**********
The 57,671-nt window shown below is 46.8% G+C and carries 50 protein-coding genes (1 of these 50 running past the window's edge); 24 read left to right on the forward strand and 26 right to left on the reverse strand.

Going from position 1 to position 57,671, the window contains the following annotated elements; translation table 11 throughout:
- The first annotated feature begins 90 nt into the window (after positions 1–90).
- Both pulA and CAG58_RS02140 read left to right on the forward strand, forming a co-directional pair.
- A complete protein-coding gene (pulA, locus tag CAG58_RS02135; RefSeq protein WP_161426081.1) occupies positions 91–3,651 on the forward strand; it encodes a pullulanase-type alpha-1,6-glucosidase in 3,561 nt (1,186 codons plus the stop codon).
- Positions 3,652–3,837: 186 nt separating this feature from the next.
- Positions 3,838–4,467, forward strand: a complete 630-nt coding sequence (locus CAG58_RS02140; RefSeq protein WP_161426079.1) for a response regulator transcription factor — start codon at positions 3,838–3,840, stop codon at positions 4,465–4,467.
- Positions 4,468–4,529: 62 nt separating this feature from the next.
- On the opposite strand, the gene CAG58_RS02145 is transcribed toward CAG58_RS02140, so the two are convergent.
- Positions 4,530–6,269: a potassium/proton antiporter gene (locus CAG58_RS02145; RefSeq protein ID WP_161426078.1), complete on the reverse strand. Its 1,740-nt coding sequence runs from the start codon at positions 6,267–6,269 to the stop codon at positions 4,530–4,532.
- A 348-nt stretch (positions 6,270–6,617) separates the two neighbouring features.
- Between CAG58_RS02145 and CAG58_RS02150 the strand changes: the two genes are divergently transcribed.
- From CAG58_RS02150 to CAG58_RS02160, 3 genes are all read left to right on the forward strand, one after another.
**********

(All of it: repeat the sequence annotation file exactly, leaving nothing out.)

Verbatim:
The 57,671-nt window shown below is 46.8% G+C and carries 50 protein-coding genes (1 of these 50 running past the window's edge); 24 read left to right on the forward strand and 26 right to left on the reverse strand.

Going from position 1 to position 57,671, the window contains the following annotated elements; translation table 11 throughout:
- The first annotated feature begins 90 nt into the window (after positions 1–90).
- Both pulA and CAG58_RS02140 read left to right on the forward strand, forming a co-directional pair.
- A complete protein-coding gene (pulA, locus tag CAG58_RS02135; RefSeq protein WP_161426081.1) occupies positions 91–3,651 on the forward strand; it encodes a pullulanase-type alpha-1,6-glucosidase in 3,561 nt (1,186 codons plus the stop codon).
- Positions 3,652–3,837: 186 nt separating this feature from the next.
- Positions 3,838–4,467, forward strand: a complete 630-nt coding sequence (locus CAG58_RS02140; RefSeq protein WP_161426079.1) for a response regulator transcription factor — start codon at positions 3,838–3,840, stop codon at positions 4,465–4,467.
- Positions 4,468–4,529: 62 nt separating this feature from the next.
- On the opposite strand, the gene CAG58_RS02145 is transcribed toward CAG58_RS02140, so the two are convergent.
- Positions 4,530–6,269: a potassium/proton antiporter gene (locus CAG58_RS02145; RefSeq protein ID WP_161426078.1), complete on the reverse strand. Its 1,740-nt coding sequence runs from the start codon at positions 6,267–6,269 to the stop codon at positions 4,530–4,532.
- A 348-nt stretch (positions 6,270–6,617) separates the two neighbouring features.
- Between CAG58_RS02145 and CAG58_RS02150 the strand changes: the two genes are divergently transcribed.
- From CAG58_RS02150 to CAG58_RS02160, 3 genes are all read left to right on the forward strand, one after another.